In Mexico, the Día de los Muertos (Todos Santos) (Day of the Dead/All Saints’ Day) resembles the norteamericano Halloween only superficially.
Mexico is deeply, profoundly Catholic. And Mexico is also deeply, profoundly Aztec. Or at least traces of indigenous religions color the Catholic festivals occurring with such regularity throughout the year that daily life slows to a crawl, as families join together to eat and celebrate. Fiesta, as Mexican poet and writer Octavio Paz said, permits us to “throw down our burdens of time and reason.” And, of course, food forms the centerpiece of these feast days, as I learned from living with a Mexican family in Puebla, Mexico while I attended classes at La Universidad de las Américas in nearby Cholula.
Aside from christenings and Christmas, the Day of the Dead, celebrated on November 2, is one of the biggest feast days in Mexican popular culture, with deep roots in Aztec practices. According to an anonymous Spanish chronicler writing in 1553, “They used to celebrate the feast of the dead, because they offered in their honor to the devil many turkeys, corn, blankets, clothing, food and other things. In particular, every household celebrated a great feast. They incensed the images they had of their dead parents, kinsmen and priests.” The ancient Aztec belief that death is simply another part of the cycle of life permeates this day with its overtones of Spanish medieval Catholic customs.
I’d seen Aztec codices with pictures of people with flowers, and knew of a Nahuatl poem that summed up the day’s scenes for me.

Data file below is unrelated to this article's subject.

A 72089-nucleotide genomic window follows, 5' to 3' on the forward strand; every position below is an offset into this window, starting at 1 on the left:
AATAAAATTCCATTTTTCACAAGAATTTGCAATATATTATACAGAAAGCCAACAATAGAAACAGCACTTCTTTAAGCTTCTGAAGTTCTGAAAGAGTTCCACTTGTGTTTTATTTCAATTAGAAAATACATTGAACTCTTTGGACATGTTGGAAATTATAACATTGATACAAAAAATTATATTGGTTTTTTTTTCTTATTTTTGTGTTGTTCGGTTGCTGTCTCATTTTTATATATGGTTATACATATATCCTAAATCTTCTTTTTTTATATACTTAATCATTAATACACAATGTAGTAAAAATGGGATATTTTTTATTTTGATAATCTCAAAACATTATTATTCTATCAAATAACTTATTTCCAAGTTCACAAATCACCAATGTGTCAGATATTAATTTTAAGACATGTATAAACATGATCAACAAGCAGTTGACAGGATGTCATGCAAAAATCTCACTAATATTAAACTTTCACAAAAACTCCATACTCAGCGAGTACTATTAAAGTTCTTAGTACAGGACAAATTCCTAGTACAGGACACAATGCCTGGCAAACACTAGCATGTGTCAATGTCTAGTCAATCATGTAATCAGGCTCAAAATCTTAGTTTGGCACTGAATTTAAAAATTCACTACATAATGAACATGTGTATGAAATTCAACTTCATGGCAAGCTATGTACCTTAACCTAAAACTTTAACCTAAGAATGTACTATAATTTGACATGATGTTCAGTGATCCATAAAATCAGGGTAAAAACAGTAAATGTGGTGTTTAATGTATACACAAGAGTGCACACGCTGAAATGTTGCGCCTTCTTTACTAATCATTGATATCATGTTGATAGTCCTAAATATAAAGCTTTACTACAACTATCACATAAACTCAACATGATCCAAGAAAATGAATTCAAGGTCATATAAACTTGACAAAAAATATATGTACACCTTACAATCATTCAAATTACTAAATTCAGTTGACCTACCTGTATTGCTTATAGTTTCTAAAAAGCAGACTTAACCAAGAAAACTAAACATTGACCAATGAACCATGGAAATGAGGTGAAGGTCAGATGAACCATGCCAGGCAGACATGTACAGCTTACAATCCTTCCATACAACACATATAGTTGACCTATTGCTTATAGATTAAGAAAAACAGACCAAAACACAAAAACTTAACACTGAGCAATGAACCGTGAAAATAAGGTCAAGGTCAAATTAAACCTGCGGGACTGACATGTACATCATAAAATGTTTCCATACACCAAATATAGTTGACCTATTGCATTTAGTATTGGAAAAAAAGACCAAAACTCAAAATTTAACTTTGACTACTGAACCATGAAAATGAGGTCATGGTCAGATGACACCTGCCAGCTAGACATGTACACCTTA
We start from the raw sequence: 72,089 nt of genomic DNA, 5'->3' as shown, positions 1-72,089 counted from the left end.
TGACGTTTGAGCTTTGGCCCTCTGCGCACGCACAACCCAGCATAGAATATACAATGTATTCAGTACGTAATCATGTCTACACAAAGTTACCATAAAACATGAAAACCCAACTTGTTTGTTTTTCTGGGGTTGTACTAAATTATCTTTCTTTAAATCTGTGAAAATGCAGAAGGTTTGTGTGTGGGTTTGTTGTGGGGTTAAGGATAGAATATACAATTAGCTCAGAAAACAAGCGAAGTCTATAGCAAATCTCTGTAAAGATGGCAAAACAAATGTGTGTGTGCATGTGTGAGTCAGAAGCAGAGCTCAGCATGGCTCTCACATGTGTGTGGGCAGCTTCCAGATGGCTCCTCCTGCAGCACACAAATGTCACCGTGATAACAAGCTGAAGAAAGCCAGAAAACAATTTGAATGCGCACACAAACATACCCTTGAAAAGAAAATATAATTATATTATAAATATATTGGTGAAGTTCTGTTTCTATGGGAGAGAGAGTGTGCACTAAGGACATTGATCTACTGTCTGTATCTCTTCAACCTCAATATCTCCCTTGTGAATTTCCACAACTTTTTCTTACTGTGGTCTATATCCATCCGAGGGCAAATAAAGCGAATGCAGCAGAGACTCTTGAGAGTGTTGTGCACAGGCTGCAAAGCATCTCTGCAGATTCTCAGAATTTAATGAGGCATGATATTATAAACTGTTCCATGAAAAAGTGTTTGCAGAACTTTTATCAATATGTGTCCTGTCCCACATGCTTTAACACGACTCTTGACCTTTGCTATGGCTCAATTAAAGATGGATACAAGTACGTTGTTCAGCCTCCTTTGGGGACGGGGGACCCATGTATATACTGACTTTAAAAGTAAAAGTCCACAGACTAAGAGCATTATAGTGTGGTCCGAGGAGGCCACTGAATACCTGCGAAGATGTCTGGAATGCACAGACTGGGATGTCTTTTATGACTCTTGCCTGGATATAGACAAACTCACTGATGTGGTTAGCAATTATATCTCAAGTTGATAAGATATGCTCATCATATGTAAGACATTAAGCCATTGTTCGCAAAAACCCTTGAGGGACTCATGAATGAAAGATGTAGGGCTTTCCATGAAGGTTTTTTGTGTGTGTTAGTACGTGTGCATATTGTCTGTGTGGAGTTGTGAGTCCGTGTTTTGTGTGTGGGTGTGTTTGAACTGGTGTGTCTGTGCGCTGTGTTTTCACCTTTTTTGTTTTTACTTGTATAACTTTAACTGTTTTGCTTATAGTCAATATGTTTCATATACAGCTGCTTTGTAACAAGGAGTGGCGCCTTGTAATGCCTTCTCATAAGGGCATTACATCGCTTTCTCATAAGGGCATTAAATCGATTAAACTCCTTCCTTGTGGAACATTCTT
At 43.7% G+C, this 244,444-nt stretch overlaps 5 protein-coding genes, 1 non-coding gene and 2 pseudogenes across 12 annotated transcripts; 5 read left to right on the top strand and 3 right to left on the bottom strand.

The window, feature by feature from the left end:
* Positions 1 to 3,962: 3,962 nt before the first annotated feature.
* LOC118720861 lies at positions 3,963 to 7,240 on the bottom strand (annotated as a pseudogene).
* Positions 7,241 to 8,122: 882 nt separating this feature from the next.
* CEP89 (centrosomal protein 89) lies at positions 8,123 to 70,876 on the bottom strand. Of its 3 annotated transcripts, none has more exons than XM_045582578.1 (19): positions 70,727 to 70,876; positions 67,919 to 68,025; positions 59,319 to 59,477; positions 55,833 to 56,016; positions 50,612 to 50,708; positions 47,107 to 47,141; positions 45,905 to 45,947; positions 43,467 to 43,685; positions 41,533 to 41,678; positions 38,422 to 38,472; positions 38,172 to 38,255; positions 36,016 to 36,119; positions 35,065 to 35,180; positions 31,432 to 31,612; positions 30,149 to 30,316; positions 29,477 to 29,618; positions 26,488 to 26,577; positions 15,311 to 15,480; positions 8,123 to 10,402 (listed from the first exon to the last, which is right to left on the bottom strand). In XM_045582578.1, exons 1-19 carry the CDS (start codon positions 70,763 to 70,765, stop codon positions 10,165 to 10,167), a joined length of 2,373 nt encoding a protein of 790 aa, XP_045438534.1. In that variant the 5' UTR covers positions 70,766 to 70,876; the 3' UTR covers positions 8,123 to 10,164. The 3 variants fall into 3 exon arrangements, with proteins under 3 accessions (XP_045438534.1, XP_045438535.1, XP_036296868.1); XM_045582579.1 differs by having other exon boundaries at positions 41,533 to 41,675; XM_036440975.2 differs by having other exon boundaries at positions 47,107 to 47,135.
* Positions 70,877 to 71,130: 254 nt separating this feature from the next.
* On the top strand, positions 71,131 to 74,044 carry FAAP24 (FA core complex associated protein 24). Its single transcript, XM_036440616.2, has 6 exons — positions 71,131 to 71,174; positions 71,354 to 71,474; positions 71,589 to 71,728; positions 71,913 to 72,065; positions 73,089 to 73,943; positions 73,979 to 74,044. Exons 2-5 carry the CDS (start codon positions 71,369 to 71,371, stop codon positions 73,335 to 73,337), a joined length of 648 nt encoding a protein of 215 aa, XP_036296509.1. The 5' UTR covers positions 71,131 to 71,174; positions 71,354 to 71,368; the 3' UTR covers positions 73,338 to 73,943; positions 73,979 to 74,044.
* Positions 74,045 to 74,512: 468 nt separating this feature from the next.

The poignancy of those words, sung by a long-dead poet, touched me in that eternal place where humanity dwells in all of us – the knowledge that our time here on earth is finite, as much as we north of the border try to pretend otherwise, by buying more, eating more, running more, drinking more.
The textbook version goes like this:
Mexicans celebrate Todos Santos by preparing sumptuous multi-level altars in their homes to welcome the dead. In the afternoon or the evening, families go to the cemeteries to clean family gravesites, eat a picnic, and spend time together as families (la velación), remembering the dear departed with prayers, stories, flowers symbolizing the shortness of earthly life, pan de muertos (bread baked in the shape of bones or human shape), candy skulls or calaveras, photographs and mementos, candles (four representing each of the cardinal directions and one for each dead relative), incense-like copal to guide the dead home, and mountains of food and drink. Basic and essential foods for home altars tend to be water, salt, and bread, all highly symbolic in Catholic liturgy and purification ceremonies. Water refreshes the souls, salt purifies them, and bread sustains them. Paper banners (papel picado) draped over the altars reveal a number of lace-like designs, usually of skulls or other mortuary symbols. Flowers, especially orange marigolds or cempasuchil with their strong odor, help to guide the dead home, as do the odors of their favorite foods and burning copal. Families often sprinkle marigold petals across the threshold of the house, right up to the home altar created to the honor of the dead.
The tianguis, or Day of the Dead markets, bulge with candy skulls and other items on sale. Families strive to prepare their dead relatives’ favorite foods, and for deceased males, liquor or cigarettes may stand on the altar next to pots of spicy chicken mole. mole with turkey, pan de muertos in the shape of humans and even dogs, candied pumpkin, chocolate coffins and skulls, tamales, champurrado (a sweet chocolate drink thickened with corn masa harina and flavored with anise), posole and atole (drinks made from cornmeal), moles, horchatas (drinks made with seeds). Fruit of all kinds, particularly oranges and bananas, hang suspended from the arco, or arch, framing the home altar, often fashioned out of sugar cane. Other ofrendas, or offerings, include seasonal produce, yellow tejocotes that taste like plums, lemons, cinnamon, corn, tortillas, tangerines, chocolate, squash-like chayotes, corundas (a type of tamal from Michoacán), and peanuts.*
And the living, breathing, human version goes like this: